Thought for the Day – 6 October – The Memorial of St Bruno (c 1030-1101)
Into Great Silence with Saint Bruno the Carthusian
THE KEY ELEMENT of Carthusian spirituality is SOLITUDE, which is required for a total and absolute dedication to God alone. As his name implies, the “monachos” devotes himself to one purpose only: God. He makes himself completely available for God, in a life of prayer and penance. He renounces social contacts, travelling, newspapers, radio and television, telephone, ad lib conversations, correspondence, even spiritual, instrumental music, writing and intellectual work, as much as is feasible within the limits of psychological balance and Christian charity, all this to be alone with God.
Solitude implies SILENCE. Silence is the other key element of Carthusian spirituality. Silence is not lived in any absolute way in the charterhouse. Carthusians speak with their brothers and their superiors when they need to, they speak whenever material life, work or their soul require it. The text that follows explains that the silence of solitude is lived in the charterhouse as an inner requirement in order to be able to hear and to listen to God alone and to let Him utter a Word in our soul, a Word that transcends all human discourse.
Silence in the Statutes:
What divine exultation
The solitude and silence of the desert
Hold in store for those who love it!
(Saint Bruno to Raoul)
Saint Bruno wrote his letters with all the warmth in his heart and they are filled with indirect indications of what the Lord had given him to see and to know. This is especially true of the impassioned praise of the benefits of silence he sends to Raoul: “only those who have experienced them can know”. And immediately he goes on to show how much he himself knows about it. Saint Bruno was a man of silence. He knew its secret. The Carthusian Statutes contain many references to the beauty of silence and to its sacredness in our life.
Keeping silent is not a spontaneous or natural attitude. It demands a decision and a purpose. To enter into silence, we must want it and we must know why we want it. If we intend to become men of silence, we must assume responsibility for our quest.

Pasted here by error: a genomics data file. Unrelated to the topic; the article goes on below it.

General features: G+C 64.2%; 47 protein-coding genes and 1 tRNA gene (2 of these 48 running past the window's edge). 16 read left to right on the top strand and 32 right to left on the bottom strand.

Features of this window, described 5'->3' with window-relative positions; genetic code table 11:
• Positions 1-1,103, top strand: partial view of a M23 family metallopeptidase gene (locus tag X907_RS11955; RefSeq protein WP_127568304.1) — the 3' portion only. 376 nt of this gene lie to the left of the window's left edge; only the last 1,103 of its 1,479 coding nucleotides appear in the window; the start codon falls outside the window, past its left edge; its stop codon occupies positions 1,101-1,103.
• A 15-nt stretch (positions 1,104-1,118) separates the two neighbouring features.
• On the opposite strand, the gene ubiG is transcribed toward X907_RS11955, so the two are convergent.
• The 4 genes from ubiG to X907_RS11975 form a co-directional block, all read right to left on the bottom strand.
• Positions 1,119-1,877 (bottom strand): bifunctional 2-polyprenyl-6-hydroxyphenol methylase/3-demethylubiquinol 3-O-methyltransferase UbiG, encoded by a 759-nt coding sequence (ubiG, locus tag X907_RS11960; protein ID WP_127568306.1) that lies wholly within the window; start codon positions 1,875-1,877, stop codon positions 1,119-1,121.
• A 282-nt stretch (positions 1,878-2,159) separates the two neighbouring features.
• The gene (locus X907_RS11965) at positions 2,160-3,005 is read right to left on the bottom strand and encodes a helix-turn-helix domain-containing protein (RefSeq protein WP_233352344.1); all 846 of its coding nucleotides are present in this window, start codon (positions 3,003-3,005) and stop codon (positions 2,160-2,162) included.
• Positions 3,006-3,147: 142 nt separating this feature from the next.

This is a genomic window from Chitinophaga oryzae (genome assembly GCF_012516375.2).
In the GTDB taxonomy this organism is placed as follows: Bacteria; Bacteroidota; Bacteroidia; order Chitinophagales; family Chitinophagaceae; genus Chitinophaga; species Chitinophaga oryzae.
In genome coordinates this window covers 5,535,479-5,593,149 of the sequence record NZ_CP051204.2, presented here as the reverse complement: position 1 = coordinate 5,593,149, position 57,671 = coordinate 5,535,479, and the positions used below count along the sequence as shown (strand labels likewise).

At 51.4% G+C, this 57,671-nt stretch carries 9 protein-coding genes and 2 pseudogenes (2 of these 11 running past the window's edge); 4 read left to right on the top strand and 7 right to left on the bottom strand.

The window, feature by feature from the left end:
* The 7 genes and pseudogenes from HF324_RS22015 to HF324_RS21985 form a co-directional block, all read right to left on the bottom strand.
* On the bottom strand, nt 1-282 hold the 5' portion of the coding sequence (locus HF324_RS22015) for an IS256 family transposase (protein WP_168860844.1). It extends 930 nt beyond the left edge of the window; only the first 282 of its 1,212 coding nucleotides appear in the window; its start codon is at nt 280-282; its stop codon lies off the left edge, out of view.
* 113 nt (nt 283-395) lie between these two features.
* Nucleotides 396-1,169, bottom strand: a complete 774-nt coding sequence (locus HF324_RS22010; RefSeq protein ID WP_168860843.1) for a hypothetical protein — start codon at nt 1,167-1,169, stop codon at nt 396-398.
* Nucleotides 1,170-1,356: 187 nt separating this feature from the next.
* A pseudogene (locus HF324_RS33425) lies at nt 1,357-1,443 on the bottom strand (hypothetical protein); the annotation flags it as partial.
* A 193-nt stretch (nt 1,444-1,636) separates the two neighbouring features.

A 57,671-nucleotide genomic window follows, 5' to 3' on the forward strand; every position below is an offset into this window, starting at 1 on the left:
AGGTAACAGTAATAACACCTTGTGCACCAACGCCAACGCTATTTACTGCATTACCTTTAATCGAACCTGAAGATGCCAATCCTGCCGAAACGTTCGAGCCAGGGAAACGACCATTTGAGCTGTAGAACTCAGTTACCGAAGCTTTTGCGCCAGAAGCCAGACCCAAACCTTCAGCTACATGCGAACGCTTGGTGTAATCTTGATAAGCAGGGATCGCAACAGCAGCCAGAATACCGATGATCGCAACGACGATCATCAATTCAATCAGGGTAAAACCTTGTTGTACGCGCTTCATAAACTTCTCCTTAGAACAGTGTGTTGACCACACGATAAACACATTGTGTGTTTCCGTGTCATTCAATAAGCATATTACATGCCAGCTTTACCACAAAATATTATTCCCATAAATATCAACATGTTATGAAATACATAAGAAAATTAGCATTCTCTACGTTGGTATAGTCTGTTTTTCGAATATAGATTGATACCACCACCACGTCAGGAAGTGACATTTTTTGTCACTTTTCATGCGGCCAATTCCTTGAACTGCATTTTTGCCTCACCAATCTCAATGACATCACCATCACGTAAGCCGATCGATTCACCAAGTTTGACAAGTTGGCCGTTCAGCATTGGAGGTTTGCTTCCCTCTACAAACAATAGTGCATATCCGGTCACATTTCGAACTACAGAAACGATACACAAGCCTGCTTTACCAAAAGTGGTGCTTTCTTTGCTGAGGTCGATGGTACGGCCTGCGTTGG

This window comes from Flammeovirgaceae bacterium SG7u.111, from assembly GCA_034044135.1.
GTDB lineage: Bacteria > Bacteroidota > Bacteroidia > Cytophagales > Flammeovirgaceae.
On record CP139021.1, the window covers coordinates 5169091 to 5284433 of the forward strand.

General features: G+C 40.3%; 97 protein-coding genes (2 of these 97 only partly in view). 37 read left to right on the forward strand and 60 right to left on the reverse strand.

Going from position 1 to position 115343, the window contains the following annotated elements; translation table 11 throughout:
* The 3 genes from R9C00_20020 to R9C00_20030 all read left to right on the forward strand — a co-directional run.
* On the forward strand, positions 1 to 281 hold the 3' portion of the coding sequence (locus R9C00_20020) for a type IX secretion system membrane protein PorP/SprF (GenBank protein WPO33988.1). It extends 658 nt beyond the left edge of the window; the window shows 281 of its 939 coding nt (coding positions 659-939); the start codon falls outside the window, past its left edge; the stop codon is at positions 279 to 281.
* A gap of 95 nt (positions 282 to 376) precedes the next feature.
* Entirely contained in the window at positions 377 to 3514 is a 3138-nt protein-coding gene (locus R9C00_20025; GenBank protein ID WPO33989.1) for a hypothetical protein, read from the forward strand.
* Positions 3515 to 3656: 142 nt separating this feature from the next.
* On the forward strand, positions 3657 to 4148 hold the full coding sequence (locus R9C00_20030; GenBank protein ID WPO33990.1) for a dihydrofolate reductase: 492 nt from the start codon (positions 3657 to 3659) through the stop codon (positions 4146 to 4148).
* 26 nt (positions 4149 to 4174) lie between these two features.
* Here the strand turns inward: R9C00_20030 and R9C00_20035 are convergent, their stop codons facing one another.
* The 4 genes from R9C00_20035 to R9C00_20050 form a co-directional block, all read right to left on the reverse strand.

Here is what silence truly is: to let the Lord utter within us a word which is equal to Himself. It reaches us, we don’t know which way it followed, we cannot discern its traits with any precision, the very Word of God comes and resonates in our heart.
This is why we can never be content with only the silence of the lips. It would “be merely pharisaic, were it not the outward expression of that purity of heart, to which alone is it promised to see God. To attain this, great abnegation is required, especially of the natural curiosity that men feel about human affairs. We should not allow our minds to wander through the world in search of news and gossip; on the contrary, our part is to remain hidden in the shelter of the Lord’s presence” (St 6.4). It is indeed so easy to just remain in cell, while the mind is roaming all over the world. Who has not experienced this? We are still not in silence, even if our lips are closed and our hands rest on our lap. “On the contrary, our part is to remain hidden in the shelter of the Lord’s presence” (St. 6.2) Recollection does not require only a rigourous control over our imagination: we must quiet down all our tumultuous and undisciplined faculties of knowledge and of speech.
Silence is wrought by God but it is more than this, as we have said: it is the Word of God. The example of Mary at the feet of the Lord is a light unto us : “let Martha bear with her sister, as she follows in the steps of Christ, in stillness knows that he is God” (St 3.9) Mary has truly entered silence : beyond the words uttered by Jesus, she truly perceives that He Himself is the Eternal Son. Her efforts were not in vain : “She purifies her spirit, prays in the depths of her soul, seeks to hear what God may speak within her” (St 3.9).
(Translated from: « Le Silence selon les Statuts », Paroles de Chartreux, A.A.V.C., Correrie de la Grande Chartreuse, pp. 73-82)
Finally, there is the head-scratcher that is an epic three-hour documentary: 2006’s Into Great Silence is either the best insight into the Carthusian daily life (and a kick-start for vocations) or the ultimate sell-out (it took the producers 18 years before obtaining permission to film inside La Grande Chartreuse). So after nearly 1,000 years of complete secrecy, anyone can now see inside the Motherhouse founded by St Bruno himself.
Still, the Carthusians survive. What more can be said about an Order whose salient features are silence and solitude and who await our Lord’s second coming in prayerful penance? St. Bruno can be proud of his achievement—but he would never be accused of pride.
St Bruno pray for us, that we too may learn to hear the Word in the silence of our hearts!
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